In other words, rather than dig a big hole and set up a gas-piston launch system to provide 3% of your total velocity to orbit, it's generally easier to just make the rocket 3% more powerful.

  • 1
    $\begingroup$ This is a very useful answer and link compilation! I wish we had a way to make these types of efforts more prominent and accessible so that they would be easier to find and point to. In meta we have a community policy repository and the main meta has a real metaFAQ. I wonder if we could have a spaceFAQ as well. I'll see if I can write up a meta question about it. Somewhere I've made a list of questions about magnetic field on Mars for terraforming... $\endgroup$
    – uhoh
    Commented Apr 10, 2021 at 23:49

Launching a rocket from a hole will make the problem harder, not easier. You'll have the exact same acceleration/velocity profile, except your altitude will be a few hundred meters below where it would have been had you just launched from the surface. You've only succeeded in making your trip to orbit longer, which will require more fuel.

Where this might help is if you dug a deep hole, and launched the rocket from a catapult silo, only firing the engine after the rocket has left the catapult. This would help somewhat, since you are getting extra velocity from an external source, which means you do not have to carry or expend on-board fuel to get the initial acceleration. The problem is that this is a significant engineering challenge, as you now need a massive, powerful catapult in addition to the massive and powerful rocket you already have (which you barely got funding for in the first place). A rocket needs to be traveling at tens of thousands of miles per hour to reach orbit, so gaining even a couple of hundred of mph isn't really worth the extra complexity and cost of a system like this. In a future with very frequent rocket launches, a reusable system like this might make more sense, but it's simply not practical today.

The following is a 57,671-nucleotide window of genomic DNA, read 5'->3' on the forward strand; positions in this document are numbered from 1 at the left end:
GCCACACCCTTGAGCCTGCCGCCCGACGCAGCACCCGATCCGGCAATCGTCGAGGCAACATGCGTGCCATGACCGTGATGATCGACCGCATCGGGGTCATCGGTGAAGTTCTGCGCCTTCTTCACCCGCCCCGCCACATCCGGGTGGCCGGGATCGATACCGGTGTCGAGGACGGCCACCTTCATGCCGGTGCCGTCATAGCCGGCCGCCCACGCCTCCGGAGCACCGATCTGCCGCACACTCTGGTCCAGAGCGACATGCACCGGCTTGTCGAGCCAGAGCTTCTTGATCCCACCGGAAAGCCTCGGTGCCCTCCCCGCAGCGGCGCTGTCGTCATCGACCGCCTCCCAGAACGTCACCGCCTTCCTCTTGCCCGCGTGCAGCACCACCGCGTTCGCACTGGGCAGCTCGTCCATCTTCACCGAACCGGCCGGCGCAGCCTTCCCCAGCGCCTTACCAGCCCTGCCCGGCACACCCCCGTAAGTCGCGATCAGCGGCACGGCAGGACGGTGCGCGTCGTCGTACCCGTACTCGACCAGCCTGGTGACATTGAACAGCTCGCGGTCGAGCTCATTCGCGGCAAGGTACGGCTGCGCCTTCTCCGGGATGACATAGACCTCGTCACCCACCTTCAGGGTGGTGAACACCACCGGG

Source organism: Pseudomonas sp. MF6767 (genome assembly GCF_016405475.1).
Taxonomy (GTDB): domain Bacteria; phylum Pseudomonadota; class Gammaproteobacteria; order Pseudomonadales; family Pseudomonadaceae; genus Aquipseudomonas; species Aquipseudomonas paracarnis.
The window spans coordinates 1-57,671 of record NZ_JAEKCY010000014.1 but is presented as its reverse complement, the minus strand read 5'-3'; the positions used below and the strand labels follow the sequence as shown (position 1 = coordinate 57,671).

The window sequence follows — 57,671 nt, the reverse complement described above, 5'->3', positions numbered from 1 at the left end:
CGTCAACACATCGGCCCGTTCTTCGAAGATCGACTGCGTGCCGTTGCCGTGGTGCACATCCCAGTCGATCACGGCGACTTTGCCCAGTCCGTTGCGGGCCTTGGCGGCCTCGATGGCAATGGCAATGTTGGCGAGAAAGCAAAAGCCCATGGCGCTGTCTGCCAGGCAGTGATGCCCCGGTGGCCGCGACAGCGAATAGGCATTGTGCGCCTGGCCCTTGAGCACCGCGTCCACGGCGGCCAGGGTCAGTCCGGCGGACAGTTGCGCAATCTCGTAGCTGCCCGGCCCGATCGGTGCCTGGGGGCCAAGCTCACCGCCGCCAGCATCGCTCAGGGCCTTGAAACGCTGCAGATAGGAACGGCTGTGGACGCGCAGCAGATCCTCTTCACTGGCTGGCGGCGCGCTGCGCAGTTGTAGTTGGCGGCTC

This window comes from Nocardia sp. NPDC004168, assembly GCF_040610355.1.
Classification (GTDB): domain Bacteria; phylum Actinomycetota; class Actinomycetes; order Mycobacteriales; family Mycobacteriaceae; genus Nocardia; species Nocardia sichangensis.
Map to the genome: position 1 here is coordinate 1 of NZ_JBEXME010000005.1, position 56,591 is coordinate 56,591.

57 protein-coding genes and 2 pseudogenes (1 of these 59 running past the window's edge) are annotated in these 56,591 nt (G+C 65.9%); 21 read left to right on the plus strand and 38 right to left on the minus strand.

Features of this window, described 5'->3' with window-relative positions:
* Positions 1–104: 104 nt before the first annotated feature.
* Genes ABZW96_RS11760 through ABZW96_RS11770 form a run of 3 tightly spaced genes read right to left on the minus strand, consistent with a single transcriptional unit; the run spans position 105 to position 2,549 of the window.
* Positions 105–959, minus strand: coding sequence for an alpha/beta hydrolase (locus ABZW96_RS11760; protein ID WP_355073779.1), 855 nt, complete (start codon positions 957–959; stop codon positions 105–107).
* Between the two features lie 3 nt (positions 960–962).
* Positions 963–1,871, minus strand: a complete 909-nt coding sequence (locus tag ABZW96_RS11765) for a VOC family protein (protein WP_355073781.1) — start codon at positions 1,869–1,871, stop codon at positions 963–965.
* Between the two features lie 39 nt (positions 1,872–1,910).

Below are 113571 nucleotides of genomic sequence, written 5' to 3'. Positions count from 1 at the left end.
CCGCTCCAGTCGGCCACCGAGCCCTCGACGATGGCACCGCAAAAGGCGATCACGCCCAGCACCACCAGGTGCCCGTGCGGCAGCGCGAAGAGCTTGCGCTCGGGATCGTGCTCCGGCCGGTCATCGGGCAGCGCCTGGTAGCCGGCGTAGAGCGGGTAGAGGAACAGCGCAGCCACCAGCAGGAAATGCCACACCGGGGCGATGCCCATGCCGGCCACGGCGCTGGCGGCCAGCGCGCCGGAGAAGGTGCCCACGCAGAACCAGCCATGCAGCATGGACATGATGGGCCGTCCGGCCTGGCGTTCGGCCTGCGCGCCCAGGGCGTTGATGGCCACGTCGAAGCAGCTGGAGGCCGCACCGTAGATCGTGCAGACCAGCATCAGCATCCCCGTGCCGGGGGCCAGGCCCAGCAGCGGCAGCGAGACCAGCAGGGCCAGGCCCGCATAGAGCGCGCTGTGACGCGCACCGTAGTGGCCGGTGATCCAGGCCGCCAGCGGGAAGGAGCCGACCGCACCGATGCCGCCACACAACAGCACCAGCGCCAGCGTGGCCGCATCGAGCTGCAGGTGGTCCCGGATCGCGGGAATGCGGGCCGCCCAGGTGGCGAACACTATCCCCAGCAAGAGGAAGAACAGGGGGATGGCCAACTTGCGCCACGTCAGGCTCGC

I'll also mention the possibility of gaining horizontal momentum, which is actually the larger requirement of getting to orbit. It's not that you need to go up very fast, it's that you need to be moving sideways fast enough that the earth's curvature "falls away" at least as fast as you're falling toward it. One possibility for this is a rocket sled launch, where a spacecraft is accelerated horizontally over a long distance, and thrown off a ramp toward orbit. Again, this is a massive engineering challenge, and it actually quite wasteful due to air friction. Atmospheric drag is higher nearer to sea level, so you want to spend as little time as possible in the lower parts of the atmosphere. This is why rockets start their ascent moving vertically, in order to get out of the high-drag atmosphere region quickly, and only then turn parallel to the earth and spend most of their energy accelerating horizontally. A rocket sled ramp will be on the ground where drag is highest, so it's particularly inefficient to accelerate to high speeds when near the ground.